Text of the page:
GEORGE U. S. HOVEY, merchant and farmer, Postmaster at White Church, Section 31. Came to Kansas in the summer of 1869; located at White Church, and has been engaged in farming and merchandising ever since. Has served as Justice of the Peace and Notary Public ten years. Has several times been a delegate to the State Convention. He was born in Ulster County,. N. Y., July 19, 1842; son or Alfred L. and Elizabeth Hovey. He left his native place when about nineteen years of age, and went to New York City; was educated in Ward School No. 3; returned to farm about the winter of 1857. Left home again in 1859, and after stopping a few weeks in Brooklyn, took a steamer for California via Nicaragua. While in the State of California, he made his headquarters at Petaluma, and engaged in farming and stock dealing until 1868, when he came overland to Wyandotte, Kan. He prospected about one year and finally settled at White Church where he still resides. He was married in New York City, February 10, 1870 to Ella Jane Jones, daughter of John and Ellen Jones. Their children are Ellen Jane, John P., Emma (dead), Josephine B., George U. (dead), Anna T. and Alfred Clement. Mr. Hovey and wife are members of the Christian Church. He has a full stock of merchandise, deals also in grain and stock, and is one of the most influential men in Wyandotte County.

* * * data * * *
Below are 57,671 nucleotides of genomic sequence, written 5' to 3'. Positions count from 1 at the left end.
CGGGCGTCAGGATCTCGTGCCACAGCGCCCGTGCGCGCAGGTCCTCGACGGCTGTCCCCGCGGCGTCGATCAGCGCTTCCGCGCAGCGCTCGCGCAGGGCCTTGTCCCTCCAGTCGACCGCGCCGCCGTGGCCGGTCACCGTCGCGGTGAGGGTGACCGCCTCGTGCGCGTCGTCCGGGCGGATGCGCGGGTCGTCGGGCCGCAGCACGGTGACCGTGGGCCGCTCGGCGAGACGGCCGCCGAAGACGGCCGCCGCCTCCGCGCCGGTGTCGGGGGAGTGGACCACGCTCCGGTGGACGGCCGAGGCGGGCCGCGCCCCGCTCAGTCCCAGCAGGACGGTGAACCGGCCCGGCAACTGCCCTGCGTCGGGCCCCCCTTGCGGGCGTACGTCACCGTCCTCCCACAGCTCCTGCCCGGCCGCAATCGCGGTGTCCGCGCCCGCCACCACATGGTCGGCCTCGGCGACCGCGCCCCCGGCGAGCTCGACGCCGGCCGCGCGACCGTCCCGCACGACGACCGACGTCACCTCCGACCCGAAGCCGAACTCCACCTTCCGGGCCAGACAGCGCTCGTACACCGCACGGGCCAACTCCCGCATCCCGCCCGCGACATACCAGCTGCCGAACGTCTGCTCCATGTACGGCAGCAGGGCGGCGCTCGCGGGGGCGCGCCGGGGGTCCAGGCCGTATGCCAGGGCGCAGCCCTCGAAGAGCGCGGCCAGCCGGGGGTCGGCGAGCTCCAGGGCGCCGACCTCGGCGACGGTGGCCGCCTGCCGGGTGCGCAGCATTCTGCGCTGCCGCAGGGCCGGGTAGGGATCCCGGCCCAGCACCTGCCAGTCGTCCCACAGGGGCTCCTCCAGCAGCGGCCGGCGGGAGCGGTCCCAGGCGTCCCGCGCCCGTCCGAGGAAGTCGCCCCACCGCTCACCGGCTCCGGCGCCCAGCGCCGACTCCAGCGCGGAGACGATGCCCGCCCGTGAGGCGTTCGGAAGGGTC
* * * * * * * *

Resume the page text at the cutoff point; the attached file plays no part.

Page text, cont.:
MARCUS HURLA, farmer, Section 33 P. O. Wyandotte. Came to Kansas City March, 1857, and kept a boarding house three years, then moved to Johnson County, Kan., and farmed nine years, after which he came to his present location, where he owns 137 acres of very fine land, with fine improvements. His residence, a large two-story brick house, well finished and furnished is located about one mile from the city of Wyandotte and commands a fine view of Wyandotte and surrounding country. He was born in Baden, Germany, April 19, 1822; son of Gaorick and Arich Hurla. Was educated in Germany and learned the tailor's trade, which he followed till he emigrated to America in 1850. He settled in Rochester, N. Y., and remained there three years, then moved to Chicago where he worked at his trade three years and then came to Kansas City and finally to Kansas. He was married in Rochester, N. Y., April 24, 1850, to Frances Propst, a native of Germany, by whom he had one child, Theodore Hurla. His first wife died September 16, 1852. Was again married in Rochester, May 16, 1853, to Benhartina Merkle, also a native of Germany, by whom he has six children - Mollie, Lewis, Lena, Rosa, Marcus and Mary Hurla. Mr. Hurla and wife are both members of the Catholic Church.